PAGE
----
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waveλength - my story -

In 2017, my husband and I spent six months over-landing from Kampala to Cape Town. We camped, cooked our own food and spent our days traversing through 10,000 kilometres of this wondrous continent. And here we were, almost six years on—December of 2022—maps strewn across our bedroom floor in New Zealand as we plotted the ambitious idea of making Africa our new home. But when people asked why Africa, I couldn’t quite put it into words.


May 2023: “Africa’s the mother continent. It’s the cradle of humanity.” Herb says confidently as he pushes back in his chair. As a second-generation Namibian and wildlife filmmaker, Herb’s no stranger to Africa. While I’d just arrived in Botswana, Herb’s travelled extensively, visiting remote corners of this rugged continent that few others have seen. We’re sitting on the veranda, sundowners in hand, chatting about what has—over the years—brought so many to Africa’s shores. Is it an innate desire for adventure? Freedom? Escape? But Herb reckons it’s something much deeper. He tells me there is a strong maternal consciousness that is alive in these lands. I’m a little sceptical. I’m a believer in energies, but could a continent really hold a memory that strong for that many years? And is that what brought me here?


Though my husband and I had talked about moving to Africa for years, my motivations were still a little murky. Africa definitely held a strong allure but I was also nervous. My husband and I were on the verge of starting a family, my career as an academic researcher and yoga instructor was finally taking off and my tolerance for free-spirited living was starting to feel like a remnant of my 20’s. I was 36 and a strong sense of responsibility was kicking in. Nesting. Safety. Security. But though my monkey mind had no trouble in conjuring up an endless stream of doubt— when I closed my eyes, I could see it. My husband and I, in some wildly beautiful setting, camera in one hand, babe in the other. If there’s one quality we had as a couple, it was our grit. But were we being naive? Did we have what it would take to reboot our lives? And why Africa?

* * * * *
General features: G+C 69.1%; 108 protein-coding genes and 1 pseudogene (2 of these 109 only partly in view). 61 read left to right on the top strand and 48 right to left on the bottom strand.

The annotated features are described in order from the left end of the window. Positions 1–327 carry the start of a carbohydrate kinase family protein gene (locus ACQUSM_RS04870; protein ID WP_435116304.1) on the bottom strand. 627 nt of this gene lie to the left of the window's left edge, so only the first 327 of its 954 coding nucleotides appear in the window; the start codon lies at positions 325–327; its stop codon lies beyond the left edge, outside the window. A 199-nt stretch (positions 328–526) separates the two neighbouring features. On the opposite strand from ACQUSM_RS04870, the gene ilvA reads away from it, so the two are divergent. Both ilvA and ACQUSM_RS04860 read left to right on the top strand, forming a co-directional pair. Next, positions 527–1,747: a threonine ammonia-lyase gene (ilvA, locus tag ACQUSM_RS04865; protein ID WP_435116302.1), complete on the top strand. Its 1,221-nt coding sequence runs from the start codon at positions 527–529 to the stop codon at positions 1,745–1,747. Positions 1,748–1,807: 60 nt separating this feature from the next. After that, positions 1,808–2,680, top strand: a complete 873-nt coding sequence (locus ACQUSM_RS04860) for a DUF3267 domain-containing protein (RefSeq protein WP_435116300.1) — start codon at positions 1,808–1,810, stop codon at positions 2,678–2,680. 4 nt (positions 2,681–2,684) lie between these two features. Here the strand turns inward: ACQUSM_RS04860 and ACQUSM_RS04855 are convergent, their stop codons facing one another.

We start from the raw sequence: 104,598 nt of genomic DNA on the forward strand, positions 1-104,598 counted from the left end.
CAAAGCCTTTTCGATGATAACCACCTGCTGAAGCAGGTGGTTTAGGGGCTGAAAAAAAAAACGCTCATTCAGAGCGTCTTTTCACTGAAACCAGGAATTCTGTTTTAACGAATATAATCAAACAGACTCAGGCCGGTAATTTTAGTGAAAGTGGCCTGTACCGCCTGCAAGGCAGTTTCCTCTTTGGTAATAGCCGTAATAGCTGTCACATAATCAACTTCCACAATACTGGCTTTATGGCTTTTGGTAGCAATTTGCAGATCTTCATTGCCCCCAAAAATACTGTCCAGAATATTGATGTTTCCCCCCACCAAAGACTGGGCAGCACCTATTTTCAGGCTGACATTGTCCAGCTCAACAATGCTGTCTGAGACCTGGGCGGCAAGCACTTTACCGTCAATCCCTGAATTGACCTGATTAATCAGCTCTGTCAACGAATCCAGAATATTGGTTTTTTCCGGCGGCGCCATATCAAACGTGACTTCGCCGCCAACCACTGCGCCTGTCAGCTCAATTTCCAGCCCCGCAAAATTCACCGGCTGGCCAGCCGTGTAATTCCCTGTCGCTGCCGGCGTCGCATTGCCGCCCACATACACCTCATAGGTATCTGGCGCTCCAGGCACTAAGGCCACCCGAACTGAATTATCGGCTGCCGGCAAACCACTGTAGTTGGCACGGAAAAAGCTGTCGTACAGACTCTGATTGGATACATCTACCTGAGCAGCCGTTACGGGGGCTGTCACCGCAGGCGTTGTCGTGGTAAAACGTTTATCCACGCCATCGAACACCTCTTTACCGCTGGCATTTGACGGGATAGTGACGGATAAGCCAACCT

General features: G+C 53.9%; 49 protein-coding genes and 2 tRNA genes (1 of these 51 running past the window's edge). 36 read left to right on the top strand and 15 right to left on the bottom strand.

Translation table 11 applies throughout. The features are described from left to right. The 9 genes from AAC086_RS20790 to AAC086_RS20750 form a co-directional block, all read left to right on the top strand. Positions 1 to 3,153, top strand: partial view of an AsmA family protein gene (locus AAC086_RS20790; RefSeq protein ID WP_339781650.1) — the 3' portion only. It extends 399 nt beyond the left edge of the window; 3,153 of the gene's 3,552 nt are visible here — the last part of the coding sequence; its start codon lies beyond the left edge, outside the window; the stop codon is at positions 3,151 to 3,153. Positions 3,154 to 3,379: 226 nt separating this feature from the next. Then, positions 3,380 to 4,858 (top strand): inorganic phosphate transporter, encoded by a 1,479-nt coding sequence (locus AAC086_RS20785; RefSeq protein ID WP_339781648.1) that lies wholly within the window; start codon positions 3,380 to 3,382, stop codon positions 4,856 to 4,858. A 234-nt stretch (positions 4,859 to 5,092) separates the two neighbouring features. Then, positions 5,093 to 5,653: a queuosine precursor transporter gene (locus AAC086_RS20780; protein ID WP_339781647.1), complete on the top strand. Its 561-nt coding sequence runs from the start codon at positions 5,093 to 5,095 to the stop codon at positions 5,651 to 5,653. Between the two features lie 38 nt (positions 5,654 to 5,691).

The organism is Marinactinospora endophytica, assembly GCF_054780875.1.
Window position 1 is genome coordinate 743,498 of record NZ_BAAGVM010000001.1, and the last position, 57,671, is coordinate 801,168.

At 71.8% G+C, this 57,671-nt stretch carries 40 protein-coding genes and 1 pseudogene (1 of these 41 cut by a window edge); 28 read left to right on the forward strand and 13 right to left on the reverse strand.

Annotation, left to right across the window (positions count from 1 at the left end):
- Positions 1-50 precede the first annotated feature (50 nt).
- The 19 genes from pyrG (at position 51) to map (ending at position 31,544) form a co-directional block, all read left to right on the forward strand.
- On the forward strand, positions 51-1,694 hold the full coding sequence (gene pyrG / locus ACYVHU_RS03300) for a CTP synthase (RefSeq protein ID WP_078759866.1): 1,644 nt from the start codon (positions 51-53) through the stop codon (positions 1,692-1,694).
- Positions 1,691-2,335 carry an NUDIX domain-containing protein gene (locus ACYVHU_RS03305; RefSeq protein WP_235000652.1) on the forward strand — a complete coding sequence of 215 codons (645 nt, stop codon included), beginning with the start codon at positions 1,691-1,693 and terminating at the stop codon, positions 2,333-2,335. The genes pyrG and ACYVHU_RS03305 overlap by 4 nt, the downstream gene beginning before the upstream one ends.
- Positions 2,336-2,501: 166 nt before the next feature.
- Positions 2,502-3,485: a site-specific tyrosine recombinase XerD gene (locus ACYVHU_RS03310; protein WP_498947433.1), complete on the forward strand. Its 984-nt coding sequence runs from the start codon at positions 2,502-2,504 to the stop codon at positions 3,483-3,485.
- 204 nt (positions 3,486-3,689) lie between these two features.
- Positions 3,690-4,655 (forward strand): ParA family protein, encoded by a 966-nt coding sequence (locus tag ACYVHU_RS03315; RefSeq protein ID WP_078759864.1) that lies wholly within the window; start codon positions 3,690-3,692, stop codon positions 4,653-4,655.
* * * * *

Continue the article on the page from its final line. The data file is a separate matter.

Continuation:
June 2023: It’s been quite a traumatic day. We’ve been monitoring a bushfire in Botswana’s Okavango Delta for the last week, and this morning, it got a lot closer than we would’ve liked. The camp staff decided we needed to create a firebreak immediately, but with us being so remote and no fire fighting crew on call, the task came down to us. Though I wasn’t quite dressed for it, in my t-shirt and flip flops, I got handed a blue bush branch—the local equivalent of a fire beater—and before I knew it, I was firefighting. But what began as a well-oiled operation soon turned to chaos.